“The two most important days in your life are the day you are born and the day you find out why.”Mark Twain
Let’s go for the big idea and talk about your life purpose. Do you have any idea as to what makes you excited to get out of bed in the morning and joyfully start your day? Is there something you are passionate about? The benefits of life purpose are BIG! It is a “key component of psychological wellbeing, finding meaning in what you do and who you are and leading a goal-directed life,” (Mercola, 2015).
Recognizing Passion and Purpose
Recognizing your passion and purpose is life-changing. The Stanford Longevity Project, spanning 80 years, found that staying productive and having a sense of purpose promoted a longer life. They referred to this state as "conscientiousness". Conscientious people take better care of themselves, make healthier choices and work in jobs they love, which results in reduced stress levels and overall higher contentment with their lives. They tend to regard their work as having purpose.
“It is not enough to have lived.We should be determined to live for something.” - Winston S. Churchill
The Effect of Life Purpose on Your Brain
All of these health benefits should be evidence enough to support life purpose – but what affect does this have on the brain? Well, life purpose has a huge effect on your brain! (You probably guessed that by now). Scientists at Chicago’s Rush University Medical Center found, through autopsies of 246 people (out of 1400 people in the study), that those “who exhibited very different levels of cognitive decline often showed similar levels of damage from Alzheimer’s. The brains that functioned better it turned out – belonged to people who had indicated more purpose in life over the course of the study” (Applewhite, 2015).
In brain-speak: having a goal in life actually affects the cellular activity in the brain (neuroplasticity, neurogenesis). Plaques and tangles still form, but having a goal continues to build cognitive reserve (extra brain cells and connections). And, the stronger the purpose, the more resilient the brain is (I told you it was huge!).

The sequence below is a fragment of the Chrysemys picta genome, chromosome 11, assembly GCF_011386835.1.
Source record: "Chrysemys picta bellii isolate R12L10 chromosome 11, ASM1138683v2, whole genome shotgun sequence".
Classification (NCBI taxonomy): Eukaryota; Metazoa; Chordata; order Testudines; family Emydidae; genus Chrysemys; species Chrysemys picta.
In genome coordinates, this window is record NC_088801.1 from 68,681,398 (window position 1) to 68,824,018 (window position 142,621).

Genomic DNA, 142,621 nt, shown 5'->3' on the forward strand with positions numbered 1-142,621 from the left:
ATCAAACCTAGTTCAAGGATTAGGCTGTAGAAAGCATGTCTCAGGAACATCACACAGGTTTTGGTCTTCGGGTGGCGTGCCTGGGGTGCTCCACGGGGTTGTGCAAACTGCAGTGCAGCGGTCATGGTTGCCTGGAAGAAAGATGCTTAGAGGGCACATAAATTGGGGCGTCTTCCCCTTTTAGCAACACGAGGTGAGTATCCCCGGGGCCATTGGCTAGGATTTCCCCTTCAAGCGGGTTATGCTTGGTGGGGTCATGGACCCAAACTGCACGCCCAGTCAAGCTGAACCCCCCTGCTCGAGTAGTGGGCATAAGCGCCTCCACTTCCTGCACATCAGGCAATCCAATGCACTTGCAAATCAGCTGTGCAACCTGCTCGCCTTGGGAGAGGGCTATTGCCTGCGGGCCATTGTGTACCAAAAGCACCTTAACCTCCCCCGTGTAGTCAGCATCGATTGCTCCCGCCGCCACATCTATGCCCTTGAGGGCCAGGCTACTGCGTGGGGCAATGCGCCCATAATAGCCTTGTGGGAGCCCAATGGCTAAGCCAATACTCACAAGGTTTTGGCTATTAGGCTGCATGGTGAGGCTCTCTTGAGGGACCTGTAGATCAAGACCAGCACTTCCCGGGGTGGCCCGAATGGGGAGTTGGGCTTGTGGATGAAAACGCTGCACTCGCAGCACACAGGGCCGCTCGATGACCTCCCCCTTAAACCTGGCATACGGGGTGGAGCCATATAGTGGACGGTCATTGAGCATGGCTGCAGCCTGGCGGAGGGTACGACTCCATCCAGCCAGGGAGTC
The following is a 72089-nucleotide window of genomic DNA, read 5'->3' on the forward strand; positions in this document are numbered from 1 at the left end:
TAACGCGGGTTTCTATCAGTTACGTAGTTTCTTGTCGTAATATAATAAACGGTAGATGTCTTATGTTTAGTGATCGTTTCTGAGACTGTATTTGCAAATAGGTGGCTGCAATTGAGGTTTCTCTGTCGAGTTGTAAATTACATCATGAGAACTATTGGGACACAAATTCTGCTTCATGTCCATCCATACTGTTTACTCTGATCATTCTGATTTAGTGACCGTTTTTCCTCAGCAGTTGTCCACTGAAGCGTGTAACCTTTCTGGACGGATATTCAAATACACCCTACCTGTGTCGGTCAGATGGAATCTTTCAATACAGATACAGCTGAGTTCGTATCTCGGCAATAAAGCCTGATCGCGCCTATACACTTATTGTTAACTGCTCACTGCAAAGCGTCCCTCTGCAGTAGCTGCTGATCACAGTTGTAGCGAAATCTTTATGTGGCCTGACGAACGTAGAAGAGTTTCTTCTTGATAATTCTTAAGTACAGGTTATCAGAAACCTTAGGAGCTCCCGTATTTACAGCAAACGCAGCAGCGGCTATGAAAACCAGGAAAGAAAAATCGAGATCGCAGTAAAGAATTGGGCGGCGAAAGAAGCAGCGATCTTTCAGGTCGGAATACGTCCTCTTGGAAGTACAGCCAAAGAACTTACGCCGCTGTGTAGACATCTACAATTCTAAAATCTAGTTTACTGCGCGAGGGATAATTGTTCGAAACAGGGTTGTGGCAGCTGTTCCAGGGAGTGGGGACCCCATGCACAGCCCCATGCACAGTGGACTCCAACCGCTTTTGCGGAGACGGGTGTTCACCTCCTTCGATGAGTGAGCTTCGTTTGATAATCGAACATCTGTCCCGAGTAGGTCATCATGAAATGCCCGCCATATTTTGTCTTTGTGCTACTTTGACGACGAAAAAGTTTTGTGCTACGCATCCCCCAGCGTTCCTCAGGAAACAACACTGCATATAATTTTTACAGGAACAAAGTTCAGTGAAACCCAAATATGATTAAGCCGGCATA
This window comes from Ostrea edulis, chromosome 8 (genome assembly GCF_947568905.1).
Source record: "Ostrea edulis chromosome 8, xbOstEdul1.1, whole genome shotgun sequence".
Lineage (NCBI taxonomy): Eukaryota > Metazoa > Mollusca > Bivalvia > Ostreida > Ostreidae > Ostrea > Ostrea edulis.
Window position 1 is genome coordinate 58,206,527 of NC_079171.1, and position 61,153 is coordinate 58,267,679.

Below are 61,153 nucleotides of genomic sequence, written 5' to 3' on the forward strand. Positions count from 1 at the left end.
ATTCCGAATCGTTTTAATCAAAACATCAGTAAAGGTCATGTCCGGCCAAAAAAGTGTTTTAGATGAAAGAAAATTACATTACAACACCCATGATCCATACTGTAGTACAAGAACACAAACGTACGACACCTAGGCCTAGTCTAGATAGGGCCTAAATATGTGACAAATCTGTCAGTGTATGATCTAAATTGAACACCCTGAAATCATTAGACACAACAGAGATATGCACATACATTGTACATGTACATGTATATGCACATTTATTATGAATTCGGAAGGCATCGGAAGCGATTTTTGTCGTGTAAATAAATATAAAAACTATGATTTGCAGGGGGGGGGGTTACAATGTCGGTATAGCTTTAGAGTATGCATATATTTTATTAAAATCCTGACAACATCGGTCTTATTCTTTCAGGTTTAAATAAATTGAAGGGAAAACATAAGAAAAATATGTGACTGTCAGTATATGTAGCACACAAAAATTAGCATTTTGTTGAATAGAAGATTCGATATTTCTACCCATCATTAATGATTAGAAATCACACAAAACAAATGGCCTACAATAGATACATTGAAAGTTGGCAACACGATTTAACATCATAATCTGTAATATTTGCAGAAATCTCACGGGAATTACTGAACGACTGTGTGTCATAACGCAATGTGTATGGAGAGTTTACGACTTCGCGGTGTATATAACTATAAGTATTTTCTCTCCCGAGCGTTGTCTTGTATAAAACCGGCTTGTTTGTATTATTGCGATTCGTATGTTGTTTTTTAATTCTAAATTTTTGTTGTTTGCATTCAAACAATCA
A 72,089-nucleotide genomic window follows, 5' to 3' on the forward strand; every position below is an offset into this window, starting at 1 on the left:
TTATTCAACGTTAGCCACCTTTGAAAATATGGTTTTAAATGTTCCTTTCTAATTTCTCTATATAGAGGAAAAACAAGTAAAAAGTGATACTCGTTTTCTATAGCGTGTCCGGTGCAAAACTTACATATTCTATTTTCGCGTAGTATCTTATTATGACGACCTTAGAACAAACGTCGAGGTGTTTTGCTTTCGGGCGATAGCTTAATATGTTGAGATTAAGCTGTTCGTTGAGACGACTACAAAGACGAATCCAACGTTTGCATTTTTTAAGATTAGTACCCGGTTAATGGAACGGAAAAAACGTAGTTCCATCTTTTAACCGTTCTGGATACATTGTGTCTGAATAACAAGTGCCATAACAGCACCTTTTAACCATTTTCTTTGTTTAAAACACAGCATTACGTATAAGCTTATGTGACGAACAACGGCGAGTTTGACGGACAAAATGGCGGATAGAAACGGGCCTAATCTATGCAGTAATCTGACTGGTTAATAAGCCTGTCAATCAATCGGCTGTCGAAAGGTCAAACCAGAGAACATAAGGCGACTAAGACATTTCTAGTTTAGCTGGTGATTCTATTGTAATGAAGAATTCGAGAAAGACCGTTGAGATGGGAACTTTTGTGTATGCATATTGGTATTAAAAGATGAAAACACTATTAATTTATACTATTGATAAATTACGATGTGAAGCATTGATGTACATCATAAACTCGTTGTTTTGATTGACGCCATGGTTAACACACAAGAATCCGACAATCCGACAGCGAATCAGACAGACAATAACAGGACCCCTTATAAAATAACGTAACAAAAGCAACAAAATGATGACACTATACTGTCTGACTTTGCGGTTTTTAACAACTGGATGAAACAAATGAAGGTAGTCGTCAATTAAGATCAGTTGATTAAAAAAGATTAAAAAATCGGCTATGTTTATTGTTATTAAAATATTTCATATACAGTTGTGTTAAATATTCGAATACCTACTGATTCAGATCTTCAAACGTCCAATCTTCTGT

What level are you on the life purpose ladder? Is your work your passion? Have you been retired for a while and are getting bored? Or do you feel that something is missing in your life? Do you go day-to-day, numb as to what to do all day? Well, that is the beauty of daydreaming! You can discover what you would love to do – without any judgments.
Subconsciously, we already know what our passion is. Our conscious brain sends up red flags and causes us to fear something new. Don’t believe that you need to listen to your conscious brain. Our purpose lies in the fact that we can jump into our current life with both feet and engage in what we are doing here and now. It is a mindfulness approach of appreciating the moment you are in and living it fully.
Steps to Change Your Attitude About Your Life
What if your life is complicated and difficult? Change your brain and you can change your life. Here are some steps to help you change your attitude about your life:
Surround yourself with reminders, such as photos or mementoes, of happy times
Regularly express gratitude
Compliment people on things you like or appreciate about them
To actually change your brain, you need repetition and consistency.
The real purpose in life is to fully engage in your life.
You will find your passion as you direct your attention to living. Passion + daily activity = a purposeful life. Trust me, your life will never be the same – it will be so much better.
Patricia Faust, MGS is a gerontologist specializing in the issues of brain aging, brain health, brain function and dementia. She has a Masters in Gerontological Studies degree from Miami University in Oxford, Ohio. Patricia is certified as a brain health coach by Dr. Cynthia Green of Total Brain Health and received a certification in Neuroscience and Wellness through Dr. Sarah McKay and the Neuroscience Academy.
Patricia teaches, coaches and consults on issues of brain aging and brain health. Her newsletter, My Boomer Brain, has international readership. Patricia’s focus is to teach people the value of living a healthy brain lifestyle to prevent the onset of dementia. Contact her at firstname.lastname@example.org.